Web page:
By Heather Cass
Publications & Design Coordinator, Penn State Behrend
Ah…summer. Time to kick back with a good book. We asked some of the faculty and staff members at Penn State Behrend to share their suggestions for summer reading.
If, like me, you always forget which books you want to read in the future, try one of these strategies.
1. Make a list using the “note” feature on your smart phone or tablet, and you’ll always have your list with you when you’re browsing at the Lilley Library or out shopping.
2. Create a wish list at an online bookseller (I use Amazon) and add titles to your “to read” list when friends recommend them. It’s a convenient and easily-accessible way to keep track of books you want to read. (Tip: See if you can borrow the book through the Lilley Library before you purchase. I’m linking the books below to Amazon just so you can see the covers and read customer reviews, if you wish.)
OK….get your pencil/mouse/smartphone ready because you’re going to want to add a lot of these books to your list. I’m going to give you half the list today & the other half next Thursday, July 3).
I am finishing Donna Tartt’s The Secret History. A bit too much description of the sometimes drug-addled state of the protagonist, but a good summer read. Also discovered a very talented Sardinian writer, Michela Murgia. Her best known work, Accabadora, is translated into an excellent English version and is just haunting. — Dr. Sharon Dale, associate professor of art history
Life, Animated: A Story of Sidekicks, Heroes, and Autism by Ron Suskind is on my summer reading list. I’ve heard that it is a wonderful story that provides a unique perspective into the growing population of people diagnosed on the autism spectrum. Oh, and it includes Disney references, so I’m happy. — Dr. Carrie Payne, coordinator for strategic proposal development.
Catching Fire: How Cooking Made Us Human by Richard Wrangham is an interesting look at what might possibly have led to humans being who we are today. Much evidence is given through prior anthropological work and cases. There’s not too much jargon and it’s easy to read. Also, Bad Monkey by Carl Hiaasen. It’s a very sarcastic and witty tale of a typical nature-loving protagonist versus an environmental destructive antagonist. — Dr. Mike Naber, lecturer in geosciences
I am reading The Secret Life of Pronouns: What Our Words Say About Us by social psychologist W. Pennebaker this summer. This is a very insightful book on how “words… are like fingerprints… windows into people’s personalities.” — Dr. Carol Wilson, assistant professor of psychology
As one of Behrend’s resident sport fanatics, I’ll recommend Play Their Hearts Out by Sports Illustrated writer and Pulitzer Prize winner George Dohrmann. The non-fiction title chronicles Dohrmann’s eight years spent covering the grassroots AAU Basketball scene and the seedy nature of the sport. In the book, he details how coaches almost view their players as investments and reveals the questionable role that sneaker companies play in youth basketball. Whether you’re a sports fan or not, this tale of corruption, greed, and power makes for a must-read. — Steve Orbanek, marketing communications specialist.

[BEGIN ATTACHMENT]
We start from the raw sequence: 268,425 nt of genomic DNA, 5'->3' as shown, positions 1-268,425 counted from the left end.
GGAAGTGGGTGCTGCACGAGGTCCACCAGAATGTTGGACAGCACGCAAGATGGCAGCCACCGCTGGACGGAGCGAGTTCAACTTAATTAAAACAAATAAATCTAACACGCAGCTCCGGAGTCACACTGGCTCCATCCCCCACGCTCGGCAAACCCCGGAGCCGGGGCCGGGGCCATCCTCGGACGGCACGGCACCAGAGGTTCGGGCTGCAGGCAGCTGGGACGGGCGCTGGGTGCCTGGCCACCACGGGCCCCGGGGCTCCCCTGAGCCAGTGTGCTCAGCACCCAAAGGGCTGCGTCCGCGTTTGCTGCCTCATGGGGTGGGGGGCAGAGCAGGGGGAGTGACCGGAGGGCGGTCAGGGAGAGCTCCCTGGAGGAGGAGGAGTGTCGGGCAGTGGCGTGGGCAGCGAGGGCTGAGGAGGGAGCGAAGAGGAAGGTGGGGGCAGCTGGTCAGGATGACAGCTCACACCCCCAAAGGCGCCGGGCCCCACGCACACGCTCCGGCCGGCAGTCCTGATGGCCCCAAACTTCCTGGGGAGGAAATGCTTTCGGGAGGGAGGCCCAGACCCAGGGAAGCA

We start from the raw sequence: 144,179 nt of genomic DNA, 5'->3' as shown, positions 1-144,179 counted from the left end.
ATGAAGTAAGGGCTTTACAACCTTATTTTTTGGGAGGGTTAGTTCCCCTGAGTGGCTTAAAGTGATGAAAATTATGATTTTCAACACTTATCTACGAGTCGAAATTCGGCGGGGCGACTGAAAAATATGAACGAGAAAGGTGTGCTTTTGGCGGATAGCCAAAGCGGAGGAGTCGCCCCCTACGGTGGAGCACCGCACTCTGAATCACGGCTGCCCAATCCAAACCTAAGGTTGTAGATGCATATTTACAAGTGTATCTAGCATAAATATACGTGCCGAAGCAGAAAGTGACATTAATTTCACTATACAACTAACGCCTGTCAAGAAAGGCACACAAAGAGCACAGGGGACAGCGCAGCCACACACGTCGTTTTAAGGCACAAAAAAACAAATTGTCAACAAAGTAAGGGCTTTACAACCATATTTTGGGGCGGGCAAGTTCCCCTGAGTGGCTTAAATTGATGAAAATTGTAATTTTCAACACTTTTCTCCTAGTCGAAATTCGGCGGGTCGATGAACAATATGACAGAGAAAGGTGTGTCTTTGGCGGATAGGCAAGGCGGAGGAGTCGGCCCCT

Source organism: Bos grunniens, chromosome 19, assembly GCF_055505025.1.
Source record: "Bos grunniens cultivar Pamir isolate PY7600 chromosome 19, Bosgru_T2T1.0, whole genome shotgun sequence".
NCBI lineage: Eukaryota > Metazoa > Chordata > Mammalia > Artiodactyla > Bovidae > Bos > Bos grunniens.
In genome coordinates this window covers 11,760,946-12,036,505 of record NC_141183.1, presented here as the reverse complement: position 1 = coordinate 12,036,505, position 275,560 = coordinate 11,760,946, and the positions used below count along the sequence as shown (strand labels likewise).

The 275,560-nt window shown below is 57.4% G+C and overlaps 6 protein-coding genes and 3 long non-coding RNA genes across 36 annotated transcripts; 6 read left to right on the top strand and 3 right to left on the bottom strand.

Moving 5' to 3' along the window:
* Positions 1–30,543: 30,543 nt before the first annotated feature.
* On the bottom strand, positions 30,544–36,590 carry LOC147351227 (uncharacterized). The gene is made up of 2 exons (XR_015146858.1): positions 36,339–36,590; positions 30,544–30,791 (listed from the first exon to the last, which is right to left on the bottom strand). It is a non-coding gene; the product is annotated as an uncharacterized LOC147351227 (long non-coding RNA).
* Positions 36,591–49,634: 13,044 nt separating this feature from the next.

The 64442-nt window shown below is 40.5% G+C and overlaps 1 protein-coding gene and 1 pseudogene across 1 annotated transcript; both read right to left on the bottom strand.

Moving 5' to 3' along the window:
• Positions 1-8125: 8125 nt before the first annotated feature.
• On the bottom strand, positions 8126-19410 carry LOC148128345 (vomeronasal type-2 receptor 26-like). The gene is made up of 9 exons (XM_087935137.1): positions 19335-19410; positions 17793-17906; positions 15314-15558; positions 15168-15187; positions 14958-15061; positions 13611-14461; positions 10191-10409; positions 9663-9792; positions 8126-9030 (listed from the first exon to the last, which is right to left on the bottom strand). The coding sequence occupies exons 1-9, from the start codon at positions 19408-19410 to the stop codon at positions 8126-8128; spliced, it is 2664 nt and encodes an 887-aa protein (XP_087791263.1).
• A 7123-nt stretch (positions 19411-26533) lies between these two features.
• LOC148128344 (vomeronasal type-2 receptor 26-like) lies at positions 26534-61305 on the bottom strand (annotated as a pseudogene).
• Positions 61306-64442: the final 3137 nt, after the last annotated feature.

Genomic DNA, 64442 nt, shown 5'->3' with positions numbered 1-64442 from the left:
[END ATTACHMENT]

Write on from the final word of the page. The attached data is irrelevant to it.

Anything by Malcolm Gladwell (Tipping Point, Blink, Outliers). He is one of the most popular storytellers who brings a different flavor to social trends. Drive and A Whole New Mind are two of my favorites by author, Daniel Pink. I’d also recommend Emotional Intelligence and Focus by Daniel Goleman, who is a psychologist who has an amazing talent for explaining today’s wicked issues with psychological theories. Creativity, Inc., written by Pixar CEO Ed Catmull is an amazing book. And, finally, The Charisma Myth by Olivia Fox Cabane is a must-read for everyone. — Dr. Pelin Bicen, assistant professor of marketing
Redeployment by Phil Klay has received great reviews. It’s is a book of short stories by a former Marine who served in Iraq. Each story is written from the point of view of a different narrator – foot soldier, chaplain, foreign service officer, to name a few. The stories are compelling as they provide insight into the challenges and suffering of war from different perspectives. — Dr. Rick Hart, director, Lilley Library, who reminds us to “Think of the Lilley Library’s ‘Browsing Collection’ for your summer reading needs!”
I just finished The Goldfinch, Donna Tartt’s Pulitzer-Prize winning book about a 13-year-old boy who miraculously survives an accident that kills his mother and is abandoned by his father, only to be taken in by the family of a wealthy friend. Don’t let the book’s bulk (2.1 pounds in hardcover) scare you off – The plot flies. — Chris Palattella, marketing communications coordinator
Empty Mansions by Bill Dedman. This is a non-fiction book about Huguette Clark, an heiress to a huge fortune amassed by her father. Of course, all this money led to lots of family drama. Huguette lived the last twenty years of her life in a hospital while her two New York City luxury apartments, her mansion on the coast of California, and her country home in Connecticut sat empty, except for the property caretakers. Interestingly, I just read an NPR story that said many of Huguette’s belongings will soon be going to auction. — Dr. Mary-Ellen Madigan, senior director of enrollment management
That should get you through the week. 😉 I’ll post more next week — Thursday, July 3!